Weapons and Sensors that Wait to Strike

(Published 24 Jun 2016, CLAWS)


Passive sensor triggered weapons have been in use for a considerable time by the military. They have been in form of Bangalore Torpedo, anti tank mines or anti personnel mines on land and as ground or moored mines at sea. Passive sensors have been extensively used on land for electronic support measures and at sea for detection of ships by submarines. One of the largest chains of passive sensors in the WWII era was Sound Surveillance System or SOSUS. It was a chain of hydrophone sensors located at various places in the Atlantic and Pacific Ocean. The main aim was locating Soviet submarines transiting the Greenland, Iceland, United Kingdom gap (GIUK gap). With developments in stealth technologies, other elements have been added to it such as the Surveillance Towed Array Sensor System (SURTASS), and it has become part of the Integrated Undersea Surveillance System (IUSS)[1].

One of the important weapons of the cold war era, that lay dormant until activated, was the anti submarine encapsulated torpedo MK 60 CAPTOR. It was a deep-water mine which could be laid by aircrafts, ships or submarines. The mine could distinguish between surface ships and submarines as well as between friendly and enemy submarines based on their acoustic signatures. It would thereafter launch the MK 46 torpedo, which would then acquire and attack the enemy submarine. Both Russia and China had also developed similar mines.

With the rapid advances in sensor technologies, it is now feasible to expect robustness, high quality, and reliability in commercially produced sensors. The sensors today are produced using novel signal processing methods, provide very high speeds, and utilize low cost electronic components. Similarly, two main developments in manufacture of chips, which have acted as a catalyst in exponential improvements in computing technologies, include, firstly, coupling of traditional electronics with optical components using Ge Laser to obviate usage of wiring in chips. The ongoing work at MIT’s Microphotonics center utilizes a series of subterranean tunnels instead of buried fiber cables for transmission of the laser[2]. This would achieve at least 100 times faster speeds than current systems. Secondly, the use of Mermisters or resistive random access memory (ReRAM) chips. These are 1000 times faster and can store twice as much data as flash memory chips. The main advantage is that ReRAM does not lose contents once power is switched off. [3] Further, they can be used in logic computations, implying thereby that both memory and computation functions can be carried out on the same chip[4].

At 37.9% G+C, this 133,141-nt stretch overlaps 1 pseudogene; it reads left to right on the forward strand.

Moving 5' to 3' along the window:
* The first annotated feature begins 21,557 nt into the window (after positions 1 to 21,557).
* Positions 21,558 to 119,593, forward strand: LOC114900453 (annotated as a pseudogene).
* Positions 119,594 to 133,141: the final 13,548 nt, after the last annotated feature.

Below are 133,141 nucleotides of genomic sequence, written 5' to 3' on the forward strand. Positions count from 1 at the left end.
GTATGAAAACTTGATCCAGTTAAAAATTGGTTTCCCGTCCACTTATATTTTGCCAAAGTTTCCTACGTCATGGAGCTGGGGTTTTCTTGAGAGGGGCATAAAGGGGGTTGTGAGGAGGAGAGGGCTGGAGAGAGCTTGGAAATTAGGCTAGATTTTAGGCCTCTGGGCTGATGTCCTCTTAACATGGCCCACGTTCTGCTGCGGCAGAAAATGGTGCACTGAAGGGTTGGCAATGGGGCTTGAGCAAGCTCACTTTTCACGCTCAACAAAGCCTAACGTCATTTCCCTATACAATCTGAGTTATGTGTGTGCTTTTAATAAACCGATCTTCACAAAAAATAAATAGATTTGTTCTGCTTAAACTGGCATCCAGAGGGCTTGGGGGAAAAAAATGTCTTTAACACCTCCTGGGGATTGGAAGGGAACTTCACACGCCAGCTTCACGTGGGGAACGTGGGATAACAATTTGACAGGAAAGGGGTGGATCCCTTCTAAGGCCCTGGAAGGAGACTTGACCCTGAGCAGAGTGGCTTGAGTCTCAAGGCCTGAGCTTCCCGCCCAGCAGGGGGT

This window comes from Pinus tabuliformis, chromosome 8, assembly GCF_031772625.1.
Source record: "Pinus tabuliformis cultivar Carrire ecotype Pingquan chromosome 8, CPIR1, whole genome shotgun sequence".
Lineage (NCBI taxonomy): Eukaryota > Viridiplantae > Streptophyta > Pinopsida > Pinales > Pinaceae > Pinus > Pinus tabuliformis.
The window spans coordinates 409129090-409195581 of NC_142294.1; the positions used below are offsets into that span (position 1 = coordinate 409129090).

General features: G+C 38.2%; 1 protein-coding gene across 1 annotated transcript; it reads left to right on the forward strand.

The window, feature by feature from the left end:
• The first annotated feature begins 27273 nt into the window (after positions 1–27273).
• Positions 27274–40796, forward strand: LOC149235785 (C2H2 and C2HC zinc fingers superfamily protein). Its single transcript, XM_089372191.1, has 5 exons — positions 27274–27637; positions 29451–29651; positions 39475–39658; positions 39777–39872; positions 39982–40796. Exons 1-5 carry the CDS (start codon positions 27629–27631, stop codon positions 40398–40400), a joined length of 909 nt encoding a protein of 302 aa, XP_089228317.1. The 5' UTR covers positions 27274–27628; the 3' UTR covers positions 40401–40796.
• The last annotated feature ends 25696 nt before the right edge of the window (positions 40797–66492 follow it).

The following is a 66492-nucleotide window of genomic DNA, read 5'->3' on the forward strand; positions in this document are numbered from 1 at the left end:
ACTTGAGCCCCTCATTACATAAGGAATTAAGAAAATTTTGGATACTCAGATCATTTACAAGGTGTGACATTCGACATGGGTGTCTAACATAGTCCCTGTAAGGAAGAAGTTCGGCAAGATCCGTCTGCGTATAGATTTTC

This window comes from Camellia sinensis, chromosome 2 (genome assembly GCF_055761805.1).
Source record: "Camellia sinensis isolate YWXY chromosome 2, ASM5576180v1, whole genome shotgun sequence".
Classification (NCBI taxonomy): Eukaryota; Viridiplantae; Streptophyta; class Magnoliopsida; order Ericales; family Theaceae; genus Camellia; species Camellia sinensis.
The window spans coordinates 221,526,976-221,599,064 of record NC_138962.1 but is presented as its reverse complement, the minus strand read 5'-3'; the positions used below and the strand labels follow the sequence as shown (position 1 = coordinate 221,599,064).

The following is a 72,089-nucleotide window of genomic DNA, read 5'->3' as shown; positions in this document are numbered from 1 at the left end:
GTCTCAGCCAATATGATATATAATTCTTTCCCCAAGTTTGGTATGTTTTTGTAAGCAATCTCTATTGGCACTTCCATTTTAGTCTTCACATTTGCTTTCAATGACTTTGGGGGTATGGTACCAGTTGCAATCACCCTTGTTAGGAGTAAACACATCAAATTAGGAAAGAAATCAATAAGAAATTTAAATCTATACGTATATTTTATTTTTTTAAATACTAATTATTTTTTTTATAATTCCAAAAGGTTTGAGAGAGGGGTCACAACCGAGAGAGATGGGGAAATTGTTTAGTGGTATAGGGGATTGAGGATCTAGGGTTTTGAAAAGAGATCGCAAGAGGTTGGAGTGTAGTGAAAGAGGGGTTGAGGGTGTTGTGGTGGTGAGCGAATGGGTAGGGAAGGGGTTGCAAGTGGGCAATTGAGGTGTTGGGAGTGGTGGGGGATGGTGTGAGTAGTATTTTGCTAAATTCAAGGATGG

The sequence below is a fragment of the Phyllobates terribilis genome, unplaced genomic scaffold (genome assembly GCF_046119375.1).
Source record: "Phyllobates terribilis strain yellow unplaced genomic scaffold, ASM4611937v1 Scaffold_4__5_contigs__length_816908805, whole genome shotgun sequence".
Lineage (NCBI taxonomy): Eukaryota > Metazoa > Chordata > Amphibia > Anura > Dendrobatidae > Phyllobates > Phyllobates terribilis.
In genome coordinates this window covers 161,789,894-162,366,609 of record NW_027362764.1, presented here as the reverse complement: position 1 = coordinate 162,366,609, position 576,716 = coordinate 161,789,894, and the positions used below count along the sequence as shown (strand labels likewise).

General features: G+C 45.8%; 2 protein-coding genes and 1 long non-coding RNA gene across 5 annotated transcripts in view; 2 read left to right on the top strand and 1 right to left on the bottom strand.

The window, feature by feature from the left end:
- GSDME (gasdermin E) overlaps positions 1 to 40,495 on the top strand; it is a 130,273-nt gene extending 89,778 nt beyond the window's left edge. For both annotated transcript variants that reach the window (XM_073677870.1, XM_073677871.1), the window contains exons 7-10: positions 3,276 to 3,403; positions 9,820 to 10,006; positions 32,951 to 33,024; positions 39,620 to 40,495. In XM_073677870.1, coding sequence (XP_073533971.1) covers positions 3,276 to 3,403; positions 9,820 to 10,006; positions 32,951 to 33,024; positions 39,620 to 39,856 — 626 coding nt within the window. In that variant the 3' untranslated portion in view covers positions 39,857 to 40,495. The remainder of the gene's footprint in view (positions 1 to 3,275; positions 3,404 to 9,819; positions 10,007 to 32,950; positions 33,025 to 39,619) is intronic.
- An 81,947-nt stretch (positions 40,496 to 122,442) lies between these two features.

Interestingly, Russia, China, and Iran have taken active interest in passive radar technologies. As per reports of a Rossiyskaya Gazeta’s online affiliate, in February 2015, Moskva-1 (developed by KRET) is a passive radar system, which would enable Russian troops to detect and identify airborne targets as far as 240 miles away without disclosing their location. It is understood that this could also be supplied to Iran[5].

The USAF had also released a request for information RFI RFI-PKS-0001-2012 for development of a Phased Array Antenna in respect of its Passive RF Sensing program. This involves development of analog and digital beam forming techniques for wideband phased array radar antennas that can operate over a 10:1 bandwidth[6]. The US Army too has evinced interest in such systems that lie in wait submerged at sea and could be launched at an opportune time[7].

The Defense Advanced Research Projects Agency (DARPA) has undertaken a project titled Upward Falling Payload (UFP) in which it is envisaged that drones would be made to lie in wait at concealed locations on the sea floor, for prolonged periods before being launched to the surface and into the air[8].

As per DARPA, “Nearly 50 percent of the world’s oceans are deeper than 4 km, which provides vast areas for concealment and storage. Concealment provided by the sea also provides the opportunity to engage remote assets that may have been dormant and undetected for long periods, while its vastness allows simultaneous operation across great distances. Getting close to objects without warning, and instantiating distributed systems without delay, are key attributes of UFP capability.”[9] The DARPA UFP program in its study phase, looked at long-range communications, deep-ocean high-pressure containment, and payload launch. It is understood that one of the firms that participated in the first phase was Sparton Electronics of De Leon Springs, Florida; this firm had worked to develop conceptual designs of a system with the potential to launch a plethora of non-lethal weapons like electronic warfare jammers, blinding lasers, and distracting light strobes upon surfacing.